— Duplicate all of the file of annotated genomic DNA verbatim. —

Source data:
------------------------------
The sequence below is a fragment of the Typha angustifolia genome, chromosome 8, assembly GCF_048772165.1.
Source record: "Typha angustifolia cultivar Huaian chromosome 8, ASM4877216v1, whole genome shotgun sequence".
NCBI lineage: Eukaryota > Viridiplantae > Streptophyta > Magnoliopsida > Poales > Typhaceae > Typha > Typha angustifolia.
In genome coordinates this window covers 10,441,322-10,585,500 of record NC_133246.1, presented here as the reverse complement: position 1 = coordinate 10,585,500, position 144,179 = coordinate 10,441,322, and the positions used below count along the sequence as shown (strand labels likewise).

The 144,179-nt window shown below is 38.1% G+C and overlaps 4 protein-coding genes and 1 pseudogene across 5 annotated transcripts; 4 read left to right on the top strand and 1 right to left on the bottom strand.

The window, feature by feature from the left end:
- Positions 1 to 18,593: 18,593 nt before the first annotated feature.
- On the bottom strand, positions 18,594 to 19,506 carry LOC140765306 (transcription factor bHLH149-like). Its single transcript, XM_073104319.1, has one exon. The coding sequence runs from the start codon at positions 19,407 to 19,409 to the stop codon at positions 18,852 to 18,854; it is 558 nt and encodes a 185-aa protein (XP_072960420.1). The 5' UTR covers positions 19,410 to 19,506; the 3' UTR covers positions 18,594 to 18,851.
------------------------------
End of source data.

The sequence below is a fragment of the Typha angustifolia genome, chromosome 8, assembly GCF_048772165.1.
Source record: "Typha angustifolia cultivar Huaian chromosome 8, ASM4877216v1, whole genome shotgun sequence".
NCBI lineage: Eukaryota > Viridiplantae > Streptophyta > Magnoliopsida > Poales > Typhaceae > Typha > Typha angustifolia.
In genome coordinates this window covers 10,441,322-10,585,500 of record NC_133246.1, presented here as the reverse complement: position 1 = coordinate 10,585,500, position 144,179 = coordinate 10,441,322, and the positions used below count along the sequence as shown (strand labels likewise).

The 144,179-nt window shown below is 38.1% G+C and overlaps 4 protein-coding genes and 1 pseudogene across 5 annotated transcripts; 4 read left to right on the top strand and 1 right to left on the bottom strand.

The window, feature by feature from the left end:
- Positions 1 to 18,593: 18,593 nt before the first annotated feature.
- On the bottom strand, positions 18,594 to 19,506 carry LOC140765306 (transcription factor bHLH149-like). Its single transcript, XM_073104319.1, has one exon. The coding sequence runs from the start codon at positions 19,407 to 19,409 to the stop codon at positions 18,852 to 18,854; it is 558 nt and encodes a 185-aa protein (XP_072960420.1). The 5' UTR covers positions 19,410 to 19,506; the 3' UTR covers positions 18,594 to 18,851.